Article
Full-text available
X-ray computed tomography (CT) scanning is used to study the physical characteristics of soil and sediment cores, allowing scientists to analyze stratigraphy without destroying core integrity. Microbiologists often work with geologists to understand the microbial properties in such cores; however, we do not know whether CT scanning alters microbial...
Article
Full-text available
Oregon estuaries provide important opportunities to assess controls on tidal saline wetland carbon burial and sediment accretion as both rates of relative sea level rise (RSLR; −1.4 ± 0.9 to 2.8 ± 0.8 mm yr−1) and fluvial suspended sediment load relative to estuary area (0.23 to 17 × 103 t km−2 yr−1) vary along the coast. We hypothesized that verti...
Technical Report
Full-text available
This report provides the results of ecosystem restoration effectiveness monitoring conducted by our team during 2015-2017 at the Southern Flow Corridor Landowner Preferred Alternative (hereafter, "SFC") project site and reference sites. This report describes two main monitoring activities: 1) measurements of sediment accretion using feldspar marker...
Technical Report
Full-text available
This report describes results from baseline monitoring of coastal “blue carbon” (carbon stored in soils of coastal wetlands), tidal hydrology (surface water level), surface water salinity, groundwater level, groundwater salinity, and vegetation composition at the Wallooskee-Youngs restoration site (referred to in this report as the “Wallooskee site...
Technical Report
Full-text available
This report describes results from baseline monitoring of coastal “blue carbon” (carbon stored in soils of coastal wetlands) and channel morphology at the Wallooskee-­‐Youngs restoration site and reference sites in the Youngs Bay estuary. This work, conducted by the Estuary Technical Group (ETG) at the Institute for Applied Ecology, was funded thro...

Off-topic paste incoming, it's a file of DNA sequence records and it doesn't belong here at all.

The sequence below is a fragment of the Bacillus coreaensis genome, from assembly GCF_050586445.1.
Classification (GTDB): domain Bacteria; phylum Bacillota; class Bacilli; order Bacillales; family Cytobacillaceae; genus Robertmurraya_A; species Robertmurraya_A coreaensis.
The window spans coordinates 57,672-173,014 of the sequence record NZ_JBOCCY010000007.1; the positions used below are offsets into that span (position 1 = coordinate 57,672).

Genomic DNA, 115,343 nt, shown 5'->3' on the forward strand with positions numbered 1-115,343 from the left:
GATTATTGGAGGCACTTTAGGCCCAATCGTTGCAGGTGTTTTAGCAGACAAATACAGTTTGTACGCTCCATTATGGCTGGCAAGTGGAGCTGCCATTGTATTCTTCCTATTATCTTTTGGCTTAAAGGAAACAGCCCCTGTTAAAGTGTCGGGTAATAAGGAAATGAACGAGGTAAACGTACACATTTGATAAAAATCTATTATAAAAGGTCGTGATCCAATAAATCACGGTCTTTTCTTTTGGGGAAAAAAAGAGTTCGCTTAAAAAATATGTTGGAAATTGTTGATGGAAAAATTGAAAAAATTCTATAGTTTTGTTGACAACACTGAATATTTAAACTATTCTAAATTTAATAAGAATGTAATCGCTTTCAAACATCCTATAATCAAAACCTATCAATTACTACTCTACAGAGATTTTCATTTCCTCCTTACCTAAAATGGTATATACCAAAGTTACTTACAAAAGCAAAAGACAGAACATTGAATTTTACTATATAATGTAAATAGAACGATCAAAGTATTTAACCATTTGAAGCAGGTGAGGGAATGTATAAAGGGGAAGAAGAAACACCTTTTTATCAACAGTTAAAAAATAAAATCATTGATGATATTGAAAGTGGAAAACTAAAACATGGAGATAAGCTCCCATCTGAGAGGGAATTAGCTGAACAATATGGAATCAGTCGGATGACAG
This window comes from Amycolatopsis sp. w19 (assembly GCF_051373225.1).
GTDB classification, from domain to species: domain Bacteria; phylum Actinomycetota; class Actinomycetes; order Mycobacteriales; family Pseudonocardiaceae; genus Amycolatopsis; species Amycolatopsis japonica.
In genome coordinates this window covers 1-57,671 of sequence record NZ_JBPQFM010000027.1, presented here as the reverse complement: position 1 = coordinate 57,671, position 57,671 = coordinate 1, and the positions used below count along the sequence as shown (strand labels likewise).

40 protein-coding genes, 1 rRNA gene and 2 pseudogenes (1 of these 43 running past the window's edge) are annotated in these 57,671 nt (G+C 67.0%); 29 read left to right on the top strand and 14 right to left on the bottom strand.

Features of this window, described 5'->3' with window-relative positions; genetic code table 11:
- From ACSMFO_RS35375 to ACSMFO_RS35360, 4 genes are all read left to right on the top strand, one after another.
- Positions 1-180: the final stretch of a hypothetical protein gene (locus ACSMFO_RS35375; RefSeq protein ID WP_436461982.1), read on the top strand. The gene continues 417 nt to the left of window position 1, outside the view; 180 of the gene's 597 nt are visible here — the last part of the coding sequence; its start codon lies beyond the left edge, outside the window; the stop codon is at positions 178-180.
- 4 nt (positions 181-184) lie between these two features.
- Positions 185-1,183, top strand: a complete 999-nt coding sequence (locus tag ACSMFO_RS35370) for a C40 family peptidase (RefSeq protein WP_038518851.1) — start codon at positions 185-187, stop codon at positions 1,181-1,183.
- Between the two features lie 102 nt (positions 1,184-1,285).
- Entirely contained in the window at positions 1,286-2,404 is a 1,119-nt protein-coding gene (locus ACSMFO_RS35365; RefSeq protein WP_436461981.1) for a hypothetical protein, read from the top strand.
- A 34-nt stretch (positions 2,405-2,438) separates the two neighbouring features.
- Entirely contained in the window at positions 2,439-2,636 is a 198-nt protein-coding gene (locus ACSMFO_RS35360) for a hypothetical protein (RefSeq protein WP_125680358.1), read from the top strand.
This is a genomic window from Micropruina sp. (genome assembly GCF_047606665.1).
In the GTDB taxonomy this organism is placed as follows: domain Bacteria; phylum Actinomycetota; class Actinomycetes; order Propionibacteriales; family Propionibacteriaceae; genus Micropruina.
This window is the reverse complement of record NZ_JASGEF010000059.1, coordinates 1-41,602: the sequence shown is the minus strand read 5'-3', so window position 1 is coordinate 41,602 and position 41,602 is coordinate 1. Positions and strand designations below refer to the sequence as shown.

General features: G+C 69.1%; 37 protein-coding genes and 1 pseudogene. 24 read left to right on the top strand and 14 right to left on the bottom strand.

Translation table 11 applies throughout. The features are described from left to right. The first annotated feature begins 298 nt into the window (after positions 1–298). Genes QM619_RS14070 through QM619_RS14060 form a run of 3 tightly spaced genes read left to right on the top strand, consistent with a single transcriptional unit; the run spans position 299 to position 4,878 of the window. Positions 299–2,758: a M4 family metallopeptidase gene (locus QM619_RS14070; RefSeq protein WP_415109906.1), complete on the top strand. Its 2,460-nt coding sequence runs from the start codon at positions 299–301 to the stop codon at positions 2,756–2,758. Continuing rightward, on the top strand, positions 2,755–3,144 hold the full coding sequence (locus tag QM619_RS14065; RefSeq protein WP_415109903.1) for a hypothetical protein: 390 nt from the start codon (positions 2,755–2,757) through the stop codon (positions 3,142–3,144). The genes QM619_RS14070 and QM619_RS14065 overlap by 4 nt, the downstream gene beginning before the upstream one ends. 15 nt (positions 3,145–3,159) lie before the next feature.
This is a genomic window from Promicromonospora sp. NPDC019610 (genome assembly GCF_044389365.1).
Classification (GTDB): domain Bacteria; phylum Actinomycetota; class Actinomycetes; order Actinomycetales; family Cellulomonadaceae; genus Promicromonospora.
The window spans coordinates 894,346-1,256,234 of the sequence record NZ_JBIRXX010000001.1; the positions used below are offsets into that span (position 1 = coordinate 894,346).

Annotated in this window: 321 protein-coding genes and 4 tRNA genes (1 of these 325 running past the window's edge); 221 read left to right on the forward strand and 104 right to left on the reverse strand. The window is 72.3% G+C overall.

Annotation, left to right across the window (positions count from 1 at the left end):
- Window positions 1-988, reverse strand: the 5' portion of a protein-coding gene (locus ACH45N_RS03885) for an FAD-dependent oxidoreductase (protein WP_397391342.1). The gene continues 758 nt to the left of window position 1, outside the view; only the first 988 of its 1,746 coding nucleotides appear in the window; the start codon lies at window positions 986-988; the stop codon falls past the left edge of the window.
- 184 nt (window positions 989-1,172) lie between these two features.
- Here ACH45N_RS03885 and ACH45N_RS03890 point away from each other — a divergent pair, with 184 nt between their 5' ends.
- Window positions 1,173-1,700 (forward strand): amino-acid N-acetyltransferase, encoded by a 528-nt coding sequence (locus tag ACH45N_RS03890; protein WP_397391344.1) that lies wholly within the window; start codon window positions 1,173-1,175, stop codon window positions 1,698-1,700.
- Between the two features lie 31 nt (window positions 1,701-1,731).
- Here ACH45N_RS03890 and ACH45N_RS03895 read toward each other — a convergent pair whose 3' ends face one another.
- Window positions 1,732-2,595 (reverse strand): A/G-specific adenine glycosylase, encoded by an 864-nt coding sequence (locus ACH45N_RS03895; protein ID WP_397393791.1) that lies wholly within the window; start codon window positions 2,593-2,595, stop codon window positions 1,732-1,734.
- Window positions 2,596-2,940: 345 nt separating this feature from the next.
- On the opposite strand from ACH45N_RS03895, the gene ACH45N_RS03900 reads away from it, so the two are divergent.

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Projects

Projects (4)
Archived project
Examine soil characteristics upstream milldams laterally, vertically, and longitudinally.
Project
We have a new National Science Foundation (NSF) funded grant that will study the key conditions that regulate the DNRA-denitrification dichotomy and the production of ammonium-N in anoxic soils. The key hypotheses are: (a) hydrologic stagnation (low groundwater mixing) favors DNRA; (b) DNRA will increase (vis-à-vis denitrification) when specific concentration ratio for electron donors (organic C, ferrous iron, and sulfide) versus the electron acceptor (nitrate-N) is exceeded; and (c) salinization increases the concentrations of ammonium-N in riparian groundwater through - abiotic displacement of soil-sorbed ammonium-N, and salinity-driven release of ferrous and sulfide ions that stimulate DNRA. These controls will be evaluated through an innovative combination and integration of four independent, but complementary, approaches: (a) designed mesocosm factorial experiments that use 15N labeled nitrate-N to compare DNRA and denitrification process rates and factors involved; (b) in-situ measurements of riparian soil and water N at existing milldam study sites; (c) microbial quantification of DNRA genes (nrfA) in mesocosm and riparian soils; and (d) reactive transport modeling and calibration for laboratory mesocosm experiments followed with scaling up and testing for riparian sites.
Project
A new USDA-NIFA funded project will investigate how precolonial organic soils, buried below legacy sediments, can help recovery of nutrient processing and microbiomes in a stream and floodplain restoration project. The restoration removed the overlying legacy sediments, graded the previously incised stream banks, and reconnected the floodplain to the stream. We propose that soil health needs to be considered as an integral component of all floodplain, wetland and landscape restorations projects. The study site is described in this new publication - https://www.mdpi.com/2073-4441/12/8/2164